Nepal-based Khetan Group and Carlsberg have been embroiled in a row since 2019 over how Carlsberg India has conducted internal inquiries into its business practices. This has led to protests from Khetan's representatives and raised concerns from Carlsberg India's auditor.
In its first public comment since the dispute began, Khetan's CSAPL (Singapore) Holdings Pte Ltd, the JV partner, urged Carlsberg "to honour its obligations to improve governance and act in the long-term interests of the business".
Carlsberg, one of India's biggest beer companies with a share of about 17% of a $7-billion market, said in a statement to Reuters that the company had taken efforts to improve governance in India to bring it up to "par with the high standards governing the other companies across our group."
"Unfortunately our JV partner has not always been a constructive partner in these efforts," Carlsberg added.
The Khetan group entity said in its statement that suspected governance issues prompted the resignation of Carlsberg India's auditor and an inspection of its accounts by Indian authorities.
It added that for several years it had "consistently expressed grave concerns over suspected irregularities and illegalities at the joint venture company's India business". It did not cite any evidence in its statement.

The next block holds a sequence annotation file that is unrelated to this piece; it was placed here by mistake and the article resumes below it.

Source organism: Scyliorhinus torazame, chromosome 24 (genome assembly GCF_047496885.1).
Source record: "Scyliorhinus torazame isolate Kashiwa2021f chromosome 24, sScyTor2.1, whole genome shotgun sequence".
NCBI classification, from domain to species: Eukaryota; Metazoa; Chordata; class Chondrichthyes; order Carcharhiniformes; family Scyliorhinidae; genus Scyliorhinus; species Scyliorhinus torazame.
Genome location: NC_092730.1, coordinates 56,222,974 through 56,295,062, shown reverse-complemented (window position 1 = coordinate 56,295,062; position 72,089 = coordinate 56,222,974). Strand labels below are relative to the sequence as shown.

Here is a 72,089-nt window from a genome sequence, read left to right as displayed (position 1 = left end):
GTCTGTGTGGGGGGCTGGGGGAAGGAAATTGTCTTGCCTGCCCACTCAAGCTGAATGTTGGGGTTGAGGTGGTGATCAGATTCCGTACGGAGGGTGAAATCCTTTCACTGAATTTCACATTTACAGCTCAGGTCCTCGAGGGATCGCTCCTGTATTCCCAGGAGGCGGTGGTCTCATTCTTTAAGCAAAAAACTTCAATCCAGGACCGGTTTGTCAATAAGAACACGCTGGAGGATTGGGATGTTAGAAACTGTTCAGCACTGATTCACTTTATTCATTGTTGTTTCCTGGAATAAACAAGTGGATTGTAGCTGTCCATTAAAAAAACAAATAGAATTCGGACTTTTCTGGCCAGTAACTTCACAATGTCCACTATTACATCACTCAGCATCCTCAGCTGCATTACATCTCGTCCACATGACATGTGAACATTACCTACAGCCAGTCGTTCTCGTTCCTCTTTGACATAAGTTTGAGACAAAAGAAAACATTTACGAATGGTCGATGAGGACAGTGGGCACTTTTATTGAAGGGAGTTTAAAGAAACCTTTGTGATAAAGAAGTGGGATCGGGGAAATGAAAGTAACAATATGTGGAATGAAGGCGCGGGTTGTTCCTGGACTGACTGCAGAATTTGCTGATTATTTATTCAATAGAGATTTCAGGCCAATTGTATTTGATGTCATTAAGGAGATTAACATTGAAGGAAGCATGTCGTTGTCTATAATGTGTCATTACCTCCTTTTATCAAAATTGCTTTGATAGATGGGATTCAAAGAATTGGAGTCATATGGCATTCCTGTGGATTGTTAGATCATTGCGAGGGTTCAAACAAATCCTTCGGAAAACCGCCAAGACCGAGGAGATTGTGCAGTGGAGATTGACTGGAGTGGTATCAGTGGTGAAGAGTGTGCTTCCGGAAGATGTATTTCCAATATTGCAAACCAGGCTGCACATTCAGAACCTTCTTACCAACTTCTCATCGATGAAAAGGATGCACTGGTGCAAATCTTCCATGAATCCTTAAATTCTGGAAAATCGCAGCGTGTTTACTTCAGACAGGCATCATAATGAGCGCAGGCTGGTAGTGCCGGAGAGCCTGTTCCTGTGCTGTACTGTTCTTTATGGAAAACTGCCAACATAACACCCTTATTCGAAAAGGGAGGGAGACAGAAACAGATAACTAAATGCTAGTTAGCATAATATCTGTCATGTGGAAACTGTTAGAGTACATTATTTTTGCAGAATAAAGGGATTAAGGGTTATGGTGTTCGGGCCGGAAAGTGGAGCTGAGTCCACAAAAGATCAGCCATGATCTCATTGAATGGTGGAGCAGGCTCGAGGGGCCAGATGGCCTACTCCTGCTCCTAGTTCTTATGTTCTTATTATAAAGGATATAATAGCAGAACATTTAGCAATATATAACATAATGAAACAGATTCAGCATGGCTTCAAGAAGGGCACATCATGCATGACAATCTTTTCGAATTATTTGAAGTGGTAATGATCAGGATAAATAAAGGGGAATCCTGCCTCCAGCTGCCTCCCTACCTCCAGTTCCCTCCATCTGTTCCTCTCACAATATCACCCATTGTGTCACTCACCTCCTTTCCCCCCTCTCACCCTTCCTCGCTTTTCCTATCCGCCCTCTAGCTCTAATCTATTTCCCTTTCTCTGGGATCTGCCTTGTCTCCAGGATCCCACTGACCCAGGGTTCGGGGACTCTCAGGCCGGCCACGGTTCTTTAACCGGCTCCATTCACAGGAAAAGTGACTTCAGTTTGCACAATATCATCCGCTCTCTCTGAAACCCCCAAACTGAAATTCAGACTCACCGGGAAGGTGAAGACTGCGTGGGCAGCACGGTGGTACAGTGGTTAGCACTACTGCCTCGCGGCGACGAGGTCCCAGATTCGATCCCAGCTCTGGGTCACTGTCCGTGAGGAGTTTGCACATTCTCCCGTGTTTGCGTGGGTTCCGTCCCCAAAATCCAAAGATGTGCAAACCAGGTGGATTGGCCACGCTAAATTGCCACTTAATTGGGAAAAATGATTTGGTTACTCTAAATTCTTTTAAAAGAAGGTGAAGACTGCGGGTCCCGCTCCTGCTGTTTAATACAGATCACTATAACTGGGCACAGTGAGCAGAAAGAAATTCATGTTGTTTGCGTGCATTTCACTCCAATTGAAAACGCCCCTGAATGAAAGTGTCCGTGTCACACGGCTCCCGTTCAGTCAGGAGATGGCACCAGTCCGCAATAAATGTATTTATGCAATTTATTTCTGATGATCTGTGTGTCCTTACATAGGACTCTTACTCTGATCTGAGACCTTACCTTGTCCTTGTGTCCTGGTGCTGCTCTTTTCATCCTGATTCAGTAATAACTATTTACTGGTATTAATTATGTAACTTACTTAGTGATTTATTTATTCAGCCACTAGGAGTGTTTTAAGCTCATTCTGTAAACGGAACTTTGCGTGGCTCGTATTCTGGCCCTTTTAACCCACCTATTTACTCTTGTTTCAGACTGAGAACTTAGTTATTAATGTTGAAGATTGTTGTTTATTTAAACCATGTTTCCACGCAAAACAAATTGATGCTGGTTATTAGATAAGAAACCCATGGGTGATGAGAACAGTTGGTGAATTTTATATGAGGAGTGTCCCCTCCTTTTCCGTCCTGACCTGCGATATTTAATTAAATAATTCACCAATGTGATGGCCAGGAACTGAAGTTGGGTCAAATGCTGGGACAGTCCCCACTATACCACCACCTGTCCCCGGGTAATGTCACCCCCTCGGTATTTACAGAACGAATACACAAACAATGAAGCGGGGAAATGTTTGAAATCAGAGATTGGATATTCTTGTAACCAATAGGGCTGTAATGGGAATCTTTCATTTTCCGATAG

Carlsberg said that it was not surprised by the move.
"As the commercial conflict with our JV-partner continues, we are unfortunately not surprised that our JV-partner and his representatives continue to share wide-ranging accusations," Carlsberg said in its statement.
The Carlsberg India partnership is managed by C.P. Khetan for the Khetan Group. However, Carlsberg has day-to-day control as its majority shareholder, the Khetan entity said.
Carlsberg India's auditor, an affiliate of global accounting firm PriceWaterhouseCoopers, quit last year after it declined for two successive years to give an opinion on the joint venture's financials, Reuters reported in November.
Carlsberg is also facing scrutiny from India's antitrust authority whose investigation found in 2020 that the company colluded with other brewers to fix beer prices.
A final ruling has not yet been given. Carlsberg has previously filed a leniency application in the case and in December declined to comment on the matter.
Meanwhile, internal investigations into allegations of unlawful practices at Carlsberg India found potential improper payments to government officials and other lapses, while another found child labour issues at one of its warehouses, Reuters reported in January.
Carlsberg said in response at the time it could not rule out breaches of policies and its code of conduct and did everything possible to prevent such incidents.
France Braces For Slump In Wine Output On Weather Woes
France's wine production could drop by as much as 30% this year to its lowest level in decades after vineyards were hit by spring frosts and summer downpours, its farm ministry has said.
The weather toll on the harvest could bring further headaches for a French wine sector that has seen demand dented over the past year by the coronavirus pandemic and US tariffs.
Champagne producers have warned their harvest potential has been cut by about half due to severe spring frosts followed by torrential summer rain that caused mildew fungus.
In its first outlook for national wine output, the French farm ministry on Friday projected 2021 production at between 32.6 million and 35.6 million hectolitres, 24% to 30% less than last year.